Although Zika virus (ZIKV) was isolated approximately 70 years ago, few experimental studies had been published prior to 2016. The recent spread of ZIKV to countries in the Western Hemisphere is associated with reports of microcephaly, congenital malformations, and Guillain-Barré syndrome. This has resulted in ZIKV being declared a public health emergency and has greatly accelerated the pace of ZIKV research and discovery. Within a short time period, useful mouse and non-human primate disease models have been established, and pre-clinical evaluation of therapeutics and vaccines has begun. Unexpectedly, ZIKV exhibits a broad tropism and persistence in body tissues and fluids, which contributes to the clinical manifestations and epidemiology that have been observed during the current epidemic. In this Review, we highlight recent advances in our understanding of ZIKV pathogenesis, tissue tropism, and the resulting pathology and discuss areas for future investigation.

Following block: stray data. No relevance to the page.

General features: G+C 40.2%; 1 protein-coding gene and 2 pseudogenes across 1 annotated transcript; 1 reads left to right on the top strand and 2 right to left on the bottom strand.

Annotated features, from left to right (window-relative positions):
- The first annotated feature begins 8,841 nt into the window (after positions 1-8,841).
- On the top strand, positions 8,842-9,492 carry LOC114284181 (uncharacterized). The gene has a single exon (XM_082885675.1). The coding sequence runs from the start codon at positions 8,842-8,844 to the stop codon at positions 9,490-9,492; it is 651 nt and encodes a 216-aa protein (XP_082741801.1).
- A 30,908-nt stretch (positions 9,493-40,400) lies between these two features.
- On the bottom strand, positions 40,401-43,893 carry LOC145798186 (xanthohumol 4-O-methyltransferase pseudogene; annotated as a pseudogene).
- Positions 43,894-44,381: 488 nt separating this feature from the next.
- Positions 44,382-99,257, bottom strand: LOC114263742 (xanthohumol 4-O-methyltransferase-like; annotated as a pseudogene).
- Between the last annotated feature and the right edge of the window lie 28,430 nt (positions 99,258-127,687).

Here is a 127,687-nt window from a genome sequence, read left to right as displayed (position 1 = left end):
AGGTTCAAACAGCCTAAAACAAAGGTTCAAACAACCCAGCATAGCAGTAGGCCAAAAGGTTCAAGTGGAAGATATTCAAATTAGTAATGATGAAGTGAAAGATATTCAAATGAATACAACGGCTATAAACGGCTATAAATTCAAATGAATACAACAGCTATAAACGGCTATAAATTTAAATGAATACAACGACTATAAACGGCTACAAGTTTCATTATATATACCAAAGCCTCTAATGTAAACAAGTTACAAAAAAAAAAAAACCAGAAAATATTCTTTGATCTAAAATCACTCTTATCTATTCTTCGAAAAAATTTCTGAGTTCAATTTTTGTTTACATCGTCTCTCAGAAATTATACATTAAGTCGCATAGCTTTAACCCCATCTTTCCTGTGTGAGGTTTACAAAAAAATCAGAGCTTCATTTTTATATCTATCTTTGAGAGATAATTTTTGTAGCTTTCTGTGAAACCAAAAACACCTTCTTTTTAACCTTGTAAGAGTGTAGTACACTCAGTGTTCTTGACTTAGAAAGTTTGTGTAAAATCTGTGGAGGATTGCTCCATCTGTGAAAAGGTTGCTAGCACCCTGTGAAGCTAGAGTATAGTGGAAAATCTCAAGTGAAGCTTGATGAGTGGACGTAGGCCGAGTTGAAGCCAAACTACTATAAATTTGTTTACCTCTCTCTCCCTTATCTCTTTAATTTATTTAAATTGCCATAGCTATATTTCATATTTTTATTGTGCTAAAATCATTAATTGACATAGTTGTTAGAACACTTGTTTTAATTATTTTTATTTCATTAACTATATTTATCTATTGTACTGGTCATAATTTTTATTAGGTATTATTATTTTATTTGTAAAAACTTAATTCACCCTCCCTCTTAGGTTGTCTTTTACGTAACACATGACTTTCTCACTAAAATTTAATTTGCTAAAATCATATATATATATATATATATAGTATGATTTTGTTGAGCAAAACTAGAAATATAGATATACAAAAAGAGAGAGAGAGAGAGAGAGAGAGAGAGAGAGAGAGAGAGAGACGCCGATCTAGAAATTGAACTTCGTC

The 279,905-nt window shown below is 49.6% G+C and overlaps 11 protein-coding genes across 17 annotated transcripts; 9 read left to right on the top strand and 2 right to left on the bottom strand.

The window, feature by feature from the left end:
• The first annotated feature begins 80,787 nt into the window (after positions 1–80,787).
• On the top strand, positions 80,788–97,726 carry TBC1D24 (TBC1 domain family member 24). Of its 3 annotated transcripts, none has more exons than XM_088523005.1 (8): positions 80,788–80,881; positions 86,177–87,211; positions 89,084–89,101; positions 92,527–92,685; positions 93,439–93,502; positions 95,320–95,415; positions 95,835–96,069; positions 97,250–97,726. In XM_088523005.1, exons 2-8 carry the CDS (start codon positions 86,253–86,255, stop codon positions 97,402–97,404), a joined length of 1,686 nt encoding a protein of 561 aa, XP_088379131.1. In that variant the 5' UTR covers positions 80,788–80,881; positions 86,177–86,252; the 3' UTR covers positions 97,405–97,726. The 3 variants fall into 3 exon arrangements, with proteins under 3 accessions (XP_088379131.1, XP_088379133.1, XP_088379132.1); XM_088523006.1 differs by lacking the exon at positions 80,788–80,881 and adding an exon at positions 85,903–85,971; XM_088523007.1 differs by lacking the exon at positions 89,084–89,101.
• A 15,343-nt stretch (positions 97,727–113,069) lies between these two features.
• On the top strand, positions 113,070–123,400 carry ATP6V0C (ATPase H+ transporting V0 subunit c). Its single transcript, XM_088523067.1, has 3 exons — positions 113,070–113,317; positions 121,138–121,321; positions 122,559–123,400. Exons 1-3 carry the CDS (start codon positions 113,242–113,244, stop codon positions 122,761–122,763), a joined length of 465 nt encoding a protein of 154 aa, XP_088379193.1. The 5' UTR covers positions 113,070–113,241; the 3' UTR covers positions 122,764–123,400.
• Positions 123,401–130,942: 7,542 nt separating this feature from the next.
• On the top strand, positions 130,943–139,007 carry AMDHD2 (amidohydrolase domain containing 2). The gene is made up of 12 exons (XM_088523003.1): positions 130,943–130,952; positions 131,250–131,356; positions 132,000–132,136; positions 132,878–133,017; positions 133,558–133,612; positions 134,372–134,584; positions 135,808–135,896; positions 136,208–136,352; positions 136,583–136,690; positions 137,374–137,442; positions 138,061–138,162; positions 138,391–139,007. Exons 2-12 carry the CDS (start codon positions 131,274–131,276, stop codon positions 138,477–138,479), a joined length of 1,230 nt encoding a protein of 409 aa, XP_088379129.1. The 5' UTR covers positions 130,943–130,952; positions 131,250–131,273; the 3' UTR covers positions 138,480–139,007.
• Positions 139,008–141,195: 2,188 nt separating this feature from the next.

Original languageEnglish
Pages (from-to)134-142
Number of pages9
JournalCell Host and Microbe
Issue number2
StatePublished - Feb 8 2017


  • Zika virus
  • congenital infection
  • flavivirus
  • host immunity
  • innate immunity
  • microcephaly
  • pathogenesis
  • tropism
  • viral persistence


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